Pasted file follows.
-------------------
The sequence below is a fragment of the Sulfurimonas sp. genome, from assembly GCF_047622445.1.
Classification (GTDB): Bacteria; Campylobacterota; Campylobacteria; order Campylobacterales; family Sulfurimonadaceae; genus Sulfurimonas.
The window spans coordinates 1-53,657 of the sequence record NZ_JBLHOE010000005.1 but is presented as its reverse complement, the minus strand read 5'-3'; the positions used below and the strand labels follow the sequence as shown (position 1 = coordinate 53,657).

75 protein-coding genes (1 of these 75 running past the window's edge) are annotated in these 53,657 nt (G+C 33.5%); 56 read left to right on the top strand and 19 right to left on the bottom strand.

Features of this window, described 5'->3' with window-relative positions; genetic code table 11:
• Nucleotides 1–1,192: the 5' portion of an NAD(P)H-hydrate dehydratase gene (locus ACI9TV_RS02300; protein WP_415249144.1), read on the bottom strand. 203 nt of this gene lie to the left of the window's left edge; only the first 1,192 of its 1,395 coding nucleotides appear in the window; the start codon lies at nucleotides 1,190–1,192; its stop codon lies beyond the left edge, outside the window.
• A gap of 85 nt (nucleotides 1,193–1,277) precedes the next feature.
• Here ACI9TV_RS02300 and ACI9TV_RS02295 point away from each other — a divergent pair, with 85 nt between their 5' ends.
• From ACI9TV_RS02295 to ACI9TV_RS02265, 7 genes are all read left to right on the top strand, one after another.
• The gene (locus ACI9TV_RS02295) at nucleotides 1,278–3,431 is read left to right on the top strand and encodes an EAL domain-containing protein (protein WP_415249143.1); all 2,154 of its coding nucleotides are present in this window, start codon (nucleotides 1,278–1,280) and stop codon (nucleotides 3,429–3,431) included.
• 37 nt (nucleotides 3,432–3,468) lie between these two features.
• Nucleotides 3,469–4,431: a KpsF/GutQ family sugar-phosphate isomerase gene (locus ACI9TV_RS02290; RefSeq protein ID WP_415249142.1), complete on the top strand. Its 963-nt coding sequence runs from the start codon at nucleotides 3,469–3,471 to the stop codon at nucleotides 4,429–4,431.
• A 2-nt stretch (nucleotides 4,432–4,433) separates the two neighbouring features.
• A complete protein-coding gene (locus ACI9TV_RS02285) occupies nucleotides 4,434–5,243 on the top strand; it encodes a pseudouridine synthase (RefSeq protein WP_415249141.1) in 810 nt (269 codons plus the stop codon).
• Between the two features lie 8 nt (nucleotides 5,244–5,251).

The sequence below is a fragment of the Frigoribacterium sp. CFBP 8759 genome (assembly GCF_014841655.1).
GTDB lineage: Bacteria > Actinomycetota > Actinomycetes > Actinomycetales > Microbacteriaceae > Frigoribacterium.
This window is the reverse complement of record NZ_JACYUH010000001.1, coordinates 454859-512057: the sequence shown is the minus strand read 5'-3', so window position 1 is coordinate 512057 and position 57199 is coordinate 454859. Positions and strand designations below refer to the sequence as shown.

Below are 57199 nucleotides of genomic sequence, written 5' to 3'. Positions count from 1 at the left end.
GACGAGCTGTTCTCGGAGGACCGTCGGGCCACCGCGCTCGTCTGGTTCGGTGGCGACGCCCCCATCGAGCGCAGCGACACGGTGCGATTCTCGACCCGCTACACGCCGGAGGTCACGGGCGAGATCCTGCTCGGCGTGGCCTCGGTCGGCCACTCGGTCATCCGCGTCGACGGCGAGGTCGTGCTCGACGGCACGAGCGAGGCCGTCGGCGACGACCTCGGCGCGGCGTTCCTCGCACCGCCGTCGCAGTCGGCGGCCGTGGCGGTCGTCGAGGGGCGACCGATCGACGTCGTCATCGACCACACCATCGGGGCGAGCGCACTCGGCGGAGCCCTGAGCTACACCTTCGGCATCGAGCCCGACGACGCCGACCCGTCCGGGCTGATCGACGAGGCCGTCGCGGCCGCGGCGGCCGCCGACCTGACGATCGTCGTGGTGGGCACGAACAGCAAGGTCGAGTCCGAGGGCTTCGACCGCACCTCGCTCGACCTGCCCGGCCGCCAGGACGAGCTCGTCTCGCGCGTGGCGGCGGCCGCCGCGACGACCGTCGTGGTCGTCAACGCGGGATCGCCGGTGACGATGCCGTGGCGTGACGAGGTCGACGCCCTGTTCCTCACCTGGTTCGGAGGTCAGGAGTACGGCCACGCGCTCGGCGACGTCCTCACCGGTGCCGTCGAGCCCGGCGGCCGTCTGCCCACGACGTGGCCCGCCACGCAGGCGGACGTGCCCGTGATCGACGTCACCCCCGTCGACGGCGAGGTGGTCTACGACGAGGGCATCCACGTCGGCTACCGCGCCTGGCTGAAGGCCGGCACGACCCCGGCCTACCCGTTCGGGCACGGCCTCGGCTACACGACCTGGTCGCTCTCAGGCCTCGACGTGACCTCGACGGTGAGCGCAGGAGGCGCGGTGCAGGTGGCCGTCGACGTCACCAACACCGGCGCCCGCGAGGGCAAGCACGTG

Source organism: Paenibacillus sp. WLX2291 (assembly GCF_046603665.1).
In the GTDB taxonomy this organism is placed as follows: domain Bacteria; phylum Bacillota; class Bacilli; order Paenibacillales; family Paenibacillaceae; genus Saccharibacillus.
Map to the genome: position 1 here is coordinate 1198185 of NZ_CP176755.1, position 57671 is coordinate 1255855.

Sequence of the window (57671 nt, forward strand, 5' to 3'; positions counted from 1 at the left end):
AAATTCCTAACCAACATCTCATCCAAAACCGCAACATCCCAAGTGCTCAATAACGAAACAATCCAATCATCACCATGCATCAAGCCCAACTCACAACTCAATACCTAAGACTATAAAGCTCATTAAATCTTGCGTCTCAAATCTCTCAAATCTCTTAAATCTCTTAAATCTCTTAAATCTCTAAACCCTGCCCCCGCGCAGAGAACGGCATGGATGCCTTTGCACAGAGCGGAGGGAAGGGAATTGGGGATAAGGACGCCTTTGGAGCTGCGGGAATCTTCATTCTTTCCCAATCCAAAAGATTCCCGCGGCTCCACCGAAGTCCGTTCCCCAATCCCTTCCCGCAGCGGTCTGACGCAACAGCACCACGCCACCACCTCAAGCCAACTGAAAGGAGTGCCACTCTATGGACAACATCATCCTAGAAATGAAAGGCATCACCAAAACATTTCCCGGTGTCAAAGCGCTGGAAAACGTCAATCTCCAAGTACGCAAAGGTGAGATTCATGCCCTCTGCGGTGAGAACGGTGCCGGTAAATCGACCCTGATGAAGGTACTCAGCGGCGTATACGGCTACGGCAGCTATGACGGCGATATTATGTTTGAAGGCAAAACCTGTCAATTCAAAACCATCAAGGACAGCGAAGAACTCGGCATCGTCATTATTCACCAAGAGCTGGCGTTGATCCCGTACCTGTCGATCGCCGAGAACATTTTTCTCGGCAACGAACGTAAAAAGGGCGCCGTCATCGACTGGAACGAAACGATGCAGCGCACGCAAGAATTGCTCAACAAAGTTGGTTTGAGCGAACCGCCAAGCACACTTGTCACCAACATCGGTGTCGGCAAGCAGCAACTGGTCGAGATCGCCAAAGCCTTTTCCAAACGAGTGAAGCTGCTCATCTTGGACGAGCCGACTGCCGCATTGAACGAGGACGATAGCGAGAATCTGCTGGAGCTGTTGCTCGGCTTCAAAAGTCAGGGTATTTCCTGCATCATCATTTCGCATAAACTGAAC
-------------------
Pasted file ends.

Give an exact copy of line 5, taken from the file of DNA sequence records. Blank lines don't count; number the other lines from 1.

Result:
Features of this window, described 5'->3' with window-relative positions; genetic code table 11: